Urban America: Mediating City Space as Place
Fifth American Studies Leipzig Graduate Conference
April 2, 2016 – Deutsches Literaturinstitut Leipzig
“Place is space that has been given meaning and borders, and so a
location with a human-created ensemble of features.”1
Not only can space be seen as an entity or as a point on a map but it can also be turned into a place whenever an individual or a group assigns meaning to it. Due to its interdisciplinary approach, American Studies is an ideal framework to examine the construction, mediation, and representation of urban spaces as places in the US. From topics such as gentrification and the development of ethnic neighborhoods to the representation of cities and urban spaces in literature and culture—in TV series (Mad Men, Treme) or novels (Theodore Dreiser’s Sister Carrie, Teju Cole’s Open City)—urban spaces and places have gained relevance and recognition in the academic world and thus require continued inquiry.
With the Fifth American Studies Leipzig Graduate Conference “Urban America: Mediating City Space as Place,” we will explore the cultural, social, and political production of spatial realms and places in an interdisciplinary framework. Possible topics to examine the construction, mediation, and representation of urban spaces and places can be located in literature, culture, history, sociology, and politics. While we welcome proposals from any of these fields, we encourage presenters to analyze “urban place-making processes”2 across disciplinary boundaries. Potential research questions could include but are not limited to the following:
• In what ways are identities and meanings of urban spaces constructed and negotiated, for example in literature and/or film?
• What is the function of American cities as political agents on a transnational level?
• How do concepts such as gender, race, class, religion, age, and/or migration influence the construction of personal and collective identities in urban spaces and places?
• To what extent do cities in particular lend themselves to an analysis of larger social conflicts?
• How can the dynamics of subcultures and/or gentrification, for instance in particular neighborhoods (suburban or inner-city areas), be interpreted and theorized?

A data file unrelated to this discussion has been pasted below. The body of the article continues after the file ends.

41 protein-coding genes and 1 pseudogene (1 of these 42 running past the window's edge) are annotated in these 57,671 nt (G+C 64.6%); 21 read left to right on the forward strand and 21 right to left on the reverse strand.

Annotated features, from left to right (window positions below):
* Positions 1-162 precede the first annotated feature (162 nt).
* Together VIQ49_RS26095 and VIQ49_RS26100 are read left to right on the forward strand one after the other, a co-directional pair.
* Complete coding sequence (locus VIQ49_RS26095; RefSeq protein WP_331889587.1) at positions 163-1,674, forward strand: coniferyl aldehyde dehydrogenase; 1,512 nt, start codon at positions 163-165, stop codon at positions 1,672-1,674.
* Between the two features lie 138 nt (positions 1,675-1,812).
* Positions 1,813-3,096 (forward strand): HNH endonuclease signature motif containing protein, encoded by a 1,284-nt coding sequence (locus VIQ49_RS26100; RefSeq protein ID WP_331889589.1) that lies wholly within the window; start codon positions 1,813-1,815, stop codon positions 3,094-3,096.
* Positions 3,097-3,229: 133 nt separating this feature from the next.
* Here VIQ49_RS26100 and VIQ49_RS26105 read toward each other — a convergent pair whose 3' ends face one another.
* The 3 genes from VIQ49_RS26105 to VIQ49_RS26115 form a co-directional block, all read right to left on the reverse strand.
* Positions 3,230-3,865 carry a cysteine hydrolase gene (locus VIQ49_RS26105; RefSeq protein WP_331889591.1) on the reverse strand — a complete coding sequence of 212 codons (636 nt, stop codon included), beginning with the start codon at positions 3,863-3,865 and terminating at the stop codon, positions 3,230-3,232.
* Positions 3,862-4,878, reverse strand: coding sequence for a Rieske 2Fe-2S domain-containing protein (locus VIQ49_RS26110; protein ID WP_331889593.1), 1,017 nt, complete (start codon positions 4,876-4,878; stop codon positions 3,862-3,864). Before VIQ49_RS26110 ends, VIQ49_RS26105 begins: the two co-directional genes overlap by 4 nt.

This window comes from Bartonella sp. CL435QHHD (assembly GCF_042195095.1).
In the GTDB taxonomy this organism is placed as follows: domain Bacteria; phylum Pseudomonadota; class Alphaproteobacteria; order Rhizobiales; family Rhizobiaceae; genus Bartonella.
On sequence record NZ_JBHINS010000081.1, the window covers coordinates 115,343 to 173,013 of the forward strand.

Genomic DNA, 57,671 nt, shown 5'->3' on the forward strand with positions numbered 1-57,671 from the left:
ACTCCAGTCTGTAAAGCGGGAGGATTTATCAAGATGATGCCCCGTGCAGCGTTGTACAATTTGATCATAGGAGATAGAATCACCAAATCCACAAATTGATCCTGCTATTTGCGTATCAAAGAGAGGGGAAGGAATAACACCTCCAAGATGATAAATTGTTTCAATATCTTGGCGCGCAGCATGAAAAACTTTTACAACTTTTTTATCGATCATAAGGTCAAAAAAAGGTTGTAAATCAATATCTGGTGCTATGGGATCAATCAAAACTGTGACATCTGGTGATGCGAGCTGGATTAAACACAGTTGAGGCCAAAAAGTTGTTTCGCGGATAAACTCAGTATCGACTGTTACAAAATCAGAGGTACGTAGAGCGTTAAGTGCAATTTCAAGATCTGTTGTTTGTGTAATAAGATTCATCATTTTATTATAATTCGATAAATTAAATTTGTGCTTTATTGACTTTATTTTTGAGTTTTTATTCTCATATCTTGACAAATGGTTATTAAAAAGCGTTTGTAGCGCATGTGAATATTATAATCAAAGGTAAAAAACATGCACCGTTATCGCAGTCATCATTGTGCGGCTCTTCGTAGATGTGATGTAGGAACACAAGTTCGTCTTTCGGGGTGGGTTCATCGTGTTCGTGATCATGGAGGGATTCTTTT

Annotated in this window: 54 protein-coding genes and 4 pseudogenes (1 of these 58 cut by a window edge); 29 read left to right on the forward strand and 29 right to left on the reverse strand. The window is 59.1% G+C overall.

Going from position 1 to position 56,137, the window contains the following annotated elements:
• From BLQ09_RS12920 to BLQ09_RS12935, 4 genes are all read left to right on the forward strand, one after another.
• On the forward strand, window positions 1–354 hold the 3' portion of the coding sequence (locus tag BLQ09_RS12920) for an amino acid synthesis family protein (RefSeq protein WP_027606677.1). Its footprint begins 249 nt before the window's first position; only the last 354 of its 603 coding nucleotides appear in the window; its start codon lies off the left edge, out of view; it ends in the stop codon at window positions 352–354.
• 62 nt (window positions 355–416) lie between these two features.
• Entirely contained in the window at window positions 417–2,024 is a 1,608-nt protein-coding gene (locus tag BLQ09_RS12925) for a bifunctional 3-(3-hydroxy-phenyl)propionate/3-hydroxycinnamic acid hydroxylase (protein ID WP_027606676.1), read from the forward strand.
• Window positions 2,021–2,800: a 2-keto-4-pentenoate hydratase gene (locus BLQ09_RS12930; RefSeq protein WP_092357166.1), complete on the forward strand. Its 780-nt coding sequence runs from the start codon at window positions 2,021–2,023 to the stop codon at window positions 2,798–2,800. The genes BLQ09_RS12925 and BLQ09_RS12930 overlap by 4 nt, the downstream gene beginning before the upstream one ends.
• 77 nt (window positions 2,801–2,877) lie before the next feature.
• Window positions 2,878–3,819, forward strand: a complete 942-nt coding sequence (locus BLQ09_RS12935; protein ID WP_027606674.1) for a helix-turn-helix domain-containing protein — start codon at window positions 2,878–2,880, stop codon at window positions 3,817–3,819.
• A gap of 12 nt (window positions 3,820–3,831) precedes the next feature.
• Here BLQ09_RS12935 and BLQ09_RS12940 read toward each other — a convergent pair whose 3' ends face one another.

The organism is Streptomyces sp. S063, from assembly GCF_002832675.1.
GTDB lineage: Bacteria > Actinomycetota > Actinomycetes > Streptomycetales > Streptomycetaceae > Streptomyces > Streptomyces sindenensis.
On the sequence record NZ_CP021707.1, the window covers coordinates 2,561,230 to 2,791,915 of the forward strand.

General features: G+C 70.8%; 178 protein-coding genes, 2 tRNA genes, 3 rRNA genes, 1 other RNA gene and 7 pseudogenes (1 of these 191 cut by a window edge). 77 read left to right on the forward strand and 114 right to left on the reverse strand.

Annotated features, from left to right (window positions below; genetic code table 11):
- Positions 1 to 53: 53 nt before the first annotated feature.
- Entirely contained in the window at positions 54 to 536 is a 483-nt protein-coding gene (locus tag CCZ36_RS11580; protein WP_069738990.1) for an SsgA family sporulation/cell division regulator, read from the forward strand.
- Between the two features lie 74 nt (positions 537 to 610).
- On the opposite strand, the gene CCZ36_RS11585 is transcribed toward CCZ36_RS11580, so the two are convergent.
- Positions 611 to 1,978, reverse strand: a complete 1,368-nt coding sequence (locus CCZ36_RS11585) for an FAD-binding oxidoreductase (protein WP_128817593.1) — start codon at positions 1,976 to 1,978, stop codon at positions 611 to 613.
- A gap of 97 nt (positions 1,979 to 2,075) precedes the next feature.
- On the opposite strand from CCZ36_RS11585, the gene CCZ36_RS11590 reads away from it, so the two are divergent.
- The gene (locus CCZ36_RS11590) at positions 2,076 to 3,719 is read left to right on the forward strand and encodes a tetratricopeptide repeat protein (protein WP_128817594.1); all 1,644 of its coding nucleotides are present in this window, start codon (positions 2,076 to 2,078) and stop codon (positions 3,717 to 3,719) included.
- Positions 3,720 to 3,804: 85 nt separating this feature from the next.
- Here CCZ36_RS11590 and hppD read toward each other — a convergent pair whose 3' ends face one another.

• How are metaphorical and literal borders mediated in cities and metropolitan areas?
• How are cities influenced by language and communication, for example urban slang or advertising?
• In what ways can tourism shape the representation of cities as specific places?
• How do feelings and affects manifest themselves in urban geographies and vice versa, e.g. with regard to architecture or infrastructure?
As a platform to discuss the complex representations of urban spaces and places, our conference invites all interested graduate students and professionals in the field of urban research. Within this unique forum, participants will have a chance to present their work to an international audience, which will also allow for excellent networking opportunities.
Please submit your proposal (ca. 300 words) for a 20-minute presentation including your name, current level of graduate study, research interests, affiliated university or current occupation, and email address to firstname.lastname@example.org by January 8, 2016. We will notify all contributors by January 25, 2016. A limited number of travel grants may be available on a case-by-case basis.
For more information please refer to the conference website, contact us via email, or find us on Facebook under “Urban America – American Studies Grad Conference 2016.”
- Mahoney, Timothy R., and Wendy J. Katz. “Introduction.” Regionalism and the Humanities. Lincoln: U of Nebraska, 2008. x. Print.
- See Warnke, Ingo H., and Beatrix Busse, eds. Place-Making in urbanen Diskursen. Berlin: de Gruyter, 2014. Print.